Philipp Anduatz

Philipp Aduatz was born in 1982 and he his from Viena. He studied Industrial Design in 2007  where he combines a point of interface between design and art. His work is very innovative, his objects come in limited editions and are fabricated with creative materials and fabrication technologies. Philipp merge both functions, he is the designer and the producer of his work.

His main influences are scientific, deriving from his PhD studies in chemistry, physics and material technologies. Aduatz intention is to develop a certain language of form. His influenced and inspired by sculptors like Constantin Brancusi and Tony Cragg.

Philipp’s work join traditional craft techniques with innovative implements such as 3D laser scanning, CNC milling or Rapid Prototyping to develop a new aesthetics. Aduatz’s style furniture is creative process based on organic forms and elements from nature and art. Through a process of detailed analysis, the designer makes functional objects and extracts furniture typologies, conducting comprehensive studies of the materials. The results of this fundamental research are then integrated into a design process that goes through several stages, starting with a hand drawing, to a milled 3D model and the choice of which is then integrated into the final product.

Philipp Aduatz work is present in the most important design product fairs and he has won several awards because of his distinguished and super creative design. He has made the Melting Chair, which is suitable for use , with the purpose to capture a transient transformation within a sculptural object. The Melting Chair aim is to appear to the viewer either as a solid chair melting away or as a solidification of a liquid melt. To create a realistic illusion, Aduatz studied the solidification of fluids as well as the melting of solids with modern 3D animation software.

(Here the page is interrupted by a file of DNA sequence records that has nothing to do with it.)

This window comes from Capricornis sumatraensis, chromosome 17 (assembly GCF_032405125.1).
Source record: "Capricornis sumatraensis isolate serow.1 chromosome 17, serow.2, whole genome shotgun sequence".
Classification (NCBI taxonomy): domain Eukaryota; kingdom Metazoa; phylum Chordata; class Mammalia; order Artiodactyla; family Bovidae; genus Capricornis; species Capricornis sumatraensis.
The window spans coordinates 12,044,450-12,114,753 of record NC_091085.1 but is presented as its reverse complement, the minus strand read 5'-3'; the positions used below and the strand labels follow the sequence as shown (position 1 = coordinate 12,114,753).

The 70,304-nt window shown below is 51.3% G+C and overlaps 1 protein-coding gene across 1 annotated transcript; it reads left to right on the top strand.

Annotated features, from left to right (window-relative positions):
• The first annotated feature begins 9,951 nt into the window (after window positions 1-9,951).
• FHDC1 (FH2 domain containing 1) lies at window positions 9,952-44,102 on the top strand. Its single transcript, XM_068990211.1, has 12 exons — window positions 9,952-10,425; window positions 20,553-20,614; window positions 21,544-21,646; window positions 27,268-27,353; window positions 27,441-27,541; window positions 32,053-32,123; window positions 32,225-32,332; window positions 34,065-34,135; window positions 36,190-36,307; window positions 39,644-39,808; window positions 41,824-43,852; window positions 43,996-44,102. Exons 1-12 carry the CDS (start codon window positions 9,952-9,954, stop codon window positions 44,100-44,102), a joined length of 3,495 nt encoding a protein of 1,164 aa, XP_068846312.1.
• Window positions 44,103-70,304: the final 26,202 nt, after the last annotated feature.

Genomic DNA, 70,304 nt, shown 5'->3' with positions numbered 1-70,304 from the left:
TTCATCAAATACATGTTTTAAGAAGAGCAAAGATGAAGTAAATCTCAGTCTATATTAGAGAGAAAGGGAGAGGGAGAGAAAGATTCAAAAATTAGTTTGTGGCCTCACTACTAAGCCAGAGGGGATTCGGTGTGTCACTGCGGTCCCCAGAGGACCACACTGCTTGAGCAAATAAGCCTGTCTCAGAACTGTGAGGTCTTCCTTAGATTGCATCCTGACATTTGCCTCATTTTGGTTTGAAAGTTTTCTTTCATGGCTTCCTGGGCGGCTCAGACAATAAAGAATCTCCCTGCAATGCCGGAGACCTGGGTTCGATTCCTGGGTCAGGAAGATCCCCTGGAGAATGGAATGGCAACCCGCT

Adam Cornish is a graduate of Industrial Design (2004) from the University of Technology in Sydney and, subsequently, of Furniture Design (2007) from the Royal Melbourne Institute of Technology (RMIT) and is considered by many an up-and-coming Australian industrial designer with much to offer to the world of design in the future.

He already has an international career as he has received the 2011 Herman Miller Asia Pacific – Yves Behar Design Award and the 2010 Workshopped People’s Choice Award.  He was also a finalist in the prestigious Bombay Sapphire Design Discovery Award (2010) while, at the same time, he has exhibited at Milan’s Salone Satellite.




The affiliation between sexual satisfaction and the cultural asset of a hobby room, why mathematicians often tend to commit suicide, how the headquarters of the pirate party should be built – notions such as these are heavily discussed by architects and product designers, Gunnar Rönsch and Stephen Molloy. The founders of Fundamental Groupnot only share a business, but also for the past seven years, their private home. Both home and office are located under the same roof in Berlin-Mitte.